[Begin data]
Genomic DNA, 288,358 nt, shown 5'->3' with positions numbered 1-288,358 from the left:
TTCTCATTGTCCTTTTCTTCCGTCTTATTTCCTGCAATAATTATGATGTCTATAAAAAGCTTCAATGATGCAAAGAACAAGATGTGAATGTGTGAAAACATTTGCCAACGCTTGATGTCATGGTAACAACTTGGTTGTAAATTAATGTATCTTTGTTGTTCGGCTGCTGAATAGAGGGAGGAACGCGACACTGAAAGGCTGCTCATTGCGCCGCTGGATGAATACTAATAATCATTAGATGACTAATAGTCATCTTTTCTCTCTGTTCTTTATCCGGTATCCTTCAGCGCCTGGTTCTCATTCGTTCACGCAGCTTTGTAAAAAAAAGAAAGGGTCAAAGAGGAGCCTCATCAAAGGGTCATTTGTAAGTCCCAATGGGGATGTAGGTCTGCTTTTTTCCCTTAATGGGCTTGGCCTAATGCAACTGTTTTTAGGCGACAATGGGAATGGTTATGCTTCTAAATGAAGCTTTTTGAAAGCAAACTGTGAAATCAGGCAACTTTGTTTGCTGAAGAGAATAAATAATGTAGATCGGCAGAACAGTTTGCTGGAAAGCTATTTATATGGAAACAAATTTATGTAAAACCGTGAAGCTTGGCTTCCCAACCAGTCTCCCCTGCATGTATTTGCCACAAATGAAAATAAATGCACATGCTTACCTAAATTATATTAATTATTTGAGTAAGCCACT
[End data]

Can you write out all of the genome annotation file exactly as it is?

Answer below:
Genomic DNA, 288,358 nt, shown 5'->3' with positions numbered 1-288,358 from the left:
TTCTCATTGTCCTTTTCTTCCGTCTTATTTCCTGCAATAATTATGATGTCTATAAAAAGCTTCAATGATGCAAAGAACAAGATGTGAATGTGTGAAAACATTTGCCAACGCTTGATGTCATGGTAACAACTTGGTTGTAAATTAATGTATCTTTGTTGTTCGGCTGCTGAATAGAGGGAGGAACGCGACACTGAAAGGCTGCTCATTGCGCCGCTGGATGAATACTAATAATCATTAGATGACTAATAGTCATCTTTTCTCTCTGTTCTTTATCCGGTATCCTTCAGCGCCTGGTTCTCATTCGTTCACGCAGCTTTGTAAAAAAAAGAAAGGGTCAAAGAGGAGCCTCATCAAAGGGTCATTTGTAAGTCCCAATGGGGATGTAGGTCTGCTTTTTTCCCTTAATGGGCTTGGCCTAATGCAACTGTTTTTAGGCGACAATGGGAATGGTTATGCTTCTAAATGAAGCTTTTTGAAAGCAAACTGTGAAATCAGGCAACTTTGTTTGCTGAAGAGAATAAATAATGTAGATCGGCAGAACAGTTTGCTGGAAAGCTATTTATATGGAAACAAATTTATGTAAAACCGTGAAGCTTGGCTTCCCAACCAGTCTCCCCTGCATGTATTTGCCACAAATGAAAATAAATGCACATGCTTACCTAAATTATATTAATTATTTGAGTAAGCCACT